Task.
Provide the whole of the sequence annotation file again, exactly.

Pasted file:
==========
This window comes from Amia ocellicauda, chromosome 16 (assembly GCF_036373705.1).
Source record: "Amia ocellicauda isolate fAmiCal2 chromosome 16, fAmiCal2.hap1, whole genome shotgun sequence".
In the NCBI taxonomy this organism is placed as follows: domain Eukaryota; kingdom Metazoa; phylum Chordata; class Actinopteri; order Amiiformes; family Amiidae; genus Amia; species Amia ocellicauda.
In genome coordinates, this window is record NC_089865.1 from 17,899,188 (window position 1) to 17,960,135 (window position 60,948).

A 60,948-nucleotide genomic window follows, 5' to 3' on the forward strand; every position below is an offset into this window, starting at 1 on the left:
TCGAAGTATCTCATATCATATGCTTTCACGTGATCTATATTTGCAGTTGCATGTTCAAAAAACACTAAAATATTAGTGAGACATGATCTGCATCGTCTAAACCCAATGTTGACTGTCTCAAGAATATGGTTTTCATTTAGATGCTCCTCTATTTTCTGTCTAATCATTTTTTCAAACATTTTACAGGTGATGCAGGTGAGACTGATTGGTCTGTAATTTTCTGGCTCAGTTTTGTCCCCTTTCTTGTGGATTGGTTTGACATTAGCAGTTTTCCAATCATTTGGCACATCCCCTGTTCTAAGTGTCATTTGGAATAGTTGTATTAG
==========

This window comes from Amia ocellicauda, chromosome 16 (assembly GCF_036373705.1).
Source record: "Amia ocellicauda isolate fAmiCal2 chromosome 16, fAmiCal2.hap1, whole genome shotgun sequence".
In the NCBI taxonomy this organism is placed as follows: domain Eukaryota; kingdom Metazoa; phylum Chordata; class Actinopteri; order Amiiformes; family Amiidae; genus Amia; species Amia ocellicauda.
In genome coordinates, this window is record NC_089865.1 from 17,899,188 (window position 1) to 17,960,135 (window position 60,948).

A 60,948-nucleotide genomic window follows, 5' to 3' on the forward strand; every position below is an offset into this window, starting at 1 on the left:
TCGAAGTATCTCATATCATATGCTTTCACGTGATCTATATTTGCAGTTGCATGTTCAAAAAACACTAAAATATTAGTGAGACATGATCTGCATCGTCTAAACCCAATGTTGACTGTCTCAAGAATATGGTTTTCATTTAGATGCTCCTCTATTTTCTGTCTAATCATTTTTTCAAACATTTTACAGGTGATGCAGGTGAGACTGATTGGTCTGTAATTTTCTGGCTCAGTTTTGTCCCCTTTCTTGTGGATTGGTTTGACATTAGCAGTTTTCCAATCATTTGGCACATCCCCTGTTCTAAGTGTCATTTGGAATAGTTGTATTAG